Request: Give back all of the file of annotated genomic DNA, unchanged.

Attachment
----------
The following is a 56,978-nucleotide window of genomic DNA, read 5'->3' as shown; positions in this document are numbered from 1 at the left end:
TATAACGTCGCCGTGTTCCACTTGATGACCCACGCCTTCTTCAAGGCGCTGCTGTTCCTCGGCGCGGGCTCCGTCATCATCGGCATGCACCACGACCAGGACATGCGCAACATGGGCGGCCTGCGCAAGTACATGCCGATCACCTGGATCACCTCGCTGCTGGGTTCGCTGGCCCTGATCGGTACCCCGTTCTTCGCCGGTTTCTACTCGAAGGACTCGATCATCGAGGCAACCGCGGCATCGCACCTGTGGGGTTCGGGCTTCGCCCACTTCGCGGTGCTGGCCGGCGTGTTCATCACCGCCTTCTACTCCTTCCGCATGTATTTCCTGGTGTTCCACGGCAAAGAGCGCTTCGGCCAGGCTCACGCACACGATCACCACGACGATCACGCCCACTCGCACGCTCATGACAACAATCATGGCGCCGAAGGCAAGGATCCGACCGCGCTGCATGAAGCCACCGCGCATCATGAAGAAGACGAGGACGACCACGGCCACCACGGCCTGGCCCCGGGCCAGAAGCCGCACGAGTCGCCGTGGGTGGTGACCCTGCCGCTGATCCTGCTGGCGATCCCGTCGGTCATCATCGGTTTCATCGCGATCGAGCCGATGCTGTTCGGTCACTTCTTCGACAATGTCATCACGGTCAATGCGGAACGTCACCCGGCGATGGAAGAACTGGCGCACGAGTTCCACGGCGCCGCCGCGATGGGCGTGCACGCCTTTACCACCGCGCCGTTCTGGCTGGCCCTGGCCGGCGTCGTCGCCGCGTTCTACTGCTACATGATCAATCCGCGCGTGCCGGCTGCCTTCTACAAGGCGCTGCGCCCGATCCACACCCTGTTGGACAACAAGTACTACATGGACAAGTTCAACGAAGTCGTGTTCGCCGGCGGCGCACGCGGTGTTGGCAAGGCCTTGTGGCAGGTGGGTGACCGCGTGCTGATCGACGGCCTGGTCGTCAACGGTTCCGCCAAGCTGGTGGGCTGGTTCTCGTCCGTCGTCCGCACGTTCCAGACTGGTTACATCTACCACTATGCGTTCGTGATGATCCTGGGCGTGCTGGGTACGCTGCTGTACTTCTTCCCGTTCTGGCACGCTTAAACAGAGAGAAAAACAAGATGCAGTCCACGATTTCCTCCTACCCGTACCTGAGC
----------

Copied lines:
The following is a 56,978-nucleotide window of genomic DNA, read 5'->3' as shown; positions in this document are numbered from 1 at the left end:
TATAACGTCGCCGTGTTCCACTTGATGACCCACGCCTTCTTCAAGGCGCTGCTGTTCCTCGGCGCGGGCTCCGTCATCATCGGCATGCACCACGACCAGGACATGCGCAACATGGGCGGCCTGCGCAAGTACATGCCGATCACCTGGATCACCTCGCTGCTGGGTTCGCTGGCCCTGATCGGTACCCCGTTCTTCGCCGGTTTCTACTCGAAGGACTCGATCATCGAGGCAACCGCGGCATCGCACCTGTGGGGTTCGGGCTTCGCCCACTTCGCGGTGCTGGCCGGCGTGTTCATCACCGCCTTCTACTCCTTCCGCATGTATTTCCTGGTGTTCCACGGCAAAGAGCGCTTCGGCCAGGCTCACGCACACGATCACCACGACGATCACGCCCACTCGCACGCTCATGACAACAATCATGGCGCCGAAGGCAAGGATCCGACCGCGCTGCATGAAGCCACCGCGCATCATGAAGAAGACGAGGACGACCACGGCCACCACGGCCTGGCCCCGGGCCAGAAGCCGCACGAGTCGCCGTGGGTGGTGACCCTGCCGCTGATCCTGCTGGCGATCCCGTCGGTCATCATCGGTTTCATCGCGATCGAGCCGATGCTGTTCGGTCACTTCTTCGACAATGTCATCACGGTCAATGCGGAACGTCACCCGGCGATGGAAGAACTGGCGCACGAGTTCCACGGCGCCGCCGCGATGGGCGTGCACGCCTTTACCACCGCGCCGTTCTGGCTGGCCCTGGCCGGCGTCGTCGCCGCGTTCTACTGCTACATGATCAATCCGCGCGTGCCGGCTGCCTTCTACAAGGCGCTGCGCCCGATCCACACCCTGTTGGACAACAAGTACTACATGGACAAGTTCAACGAAGTCGTGTTCGCCGGCGGCGCACGCGGTGTTGGCAAGGCCTTGTGGCAGGTGGGTGACCGCGTGCTGATCGACGGCCTGGTCGTCAACGGTTCCGCCAAGCTGGTGGGCTGGTTCTCGTCCGTCGTCCGCACGTTCCAGACTGGTTACATCTACCACTATGCGTTCGTGATGATCCTGGGCGTGCTGGGTACGCTGCTGTACTTCTTCCCGTTCTGGCACGCTTAAACAGAGAGAAAAACAAGATGCAGTCCACGATTTCCTCCTACCCGTACCTGAGC